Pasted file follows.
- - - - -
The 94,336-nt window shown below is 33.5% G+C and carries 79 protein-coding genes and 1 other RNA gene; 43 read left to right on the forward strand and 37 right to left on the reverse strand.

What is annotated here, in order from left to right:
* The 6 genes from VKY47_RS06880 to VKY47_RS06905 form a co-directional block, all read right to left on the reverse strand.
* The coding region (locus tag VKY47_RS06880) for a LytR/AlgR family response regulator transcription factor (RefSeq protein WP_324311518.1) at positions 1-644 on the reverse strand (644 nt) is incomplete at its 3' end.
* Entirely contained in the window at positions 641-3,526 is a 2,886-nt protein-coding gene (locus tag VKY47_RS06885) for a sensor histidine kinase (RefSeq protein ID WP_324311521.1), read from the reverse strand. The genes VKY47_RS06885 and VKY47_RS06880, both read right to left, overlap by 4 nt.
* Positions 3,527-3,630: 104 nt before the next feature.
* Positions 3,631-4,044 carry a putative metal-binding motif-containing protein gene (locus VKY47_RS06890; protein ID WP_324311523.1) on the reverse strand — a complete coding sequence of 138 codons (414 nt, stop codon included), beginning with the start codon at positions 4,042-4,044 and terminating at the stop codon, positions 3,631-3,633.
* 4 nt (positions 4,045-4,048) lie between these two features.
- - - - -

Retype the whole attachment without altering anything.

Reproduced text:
The 94,336-nt window shown below is 33.5% G+C and carries 79 protein-coding genes and 1 other RNA gene; 43 read left to right on the forward strand and 37 right to left on the reverse strand.

What is annotated here, in order from left to right:
* The 6 genes from VKY47_RS06880 to VKY47_RS06905 form a co-directional block, all read right to left on the reverse strand.
* The coding region (locus tag VKY47_RS06880) for a LytR/AlgR family response regulator transcription factor (RefSeq protein WP_324311518.1) at positions 1-644 on the reverse strand (644 nt) is incomplete at its 3' end.
* Entirely contained in the window at positions 641-3,526 is a 2,886-nt protein-coding gene (locus tag VKY47_RS06885) for a sensor histidine kinase (RefSeq protein ID WP_324311521.1), read from the reverse strand. The genes VKY47_RS06885 and VKY47_RS06880, both read right to left, overlap by 4 nt.
* Positions 3,527-3,630: 104 nt before the next feature.
* Positions 3,631-4,044 carry a putative metal-binding motif-containing protein gene (locus VKY47_RS06890; protein ID WP_324311523.1) on the reverse strand — a complete coding sequence of 138 codons (414 nt, stop codon included), beginning with the start codon at positions 4,042-4,044 and terminating at the stop codon, positions 3,631-3,633.
* 4 nt (positions 4,045-4,048) lie between these two features.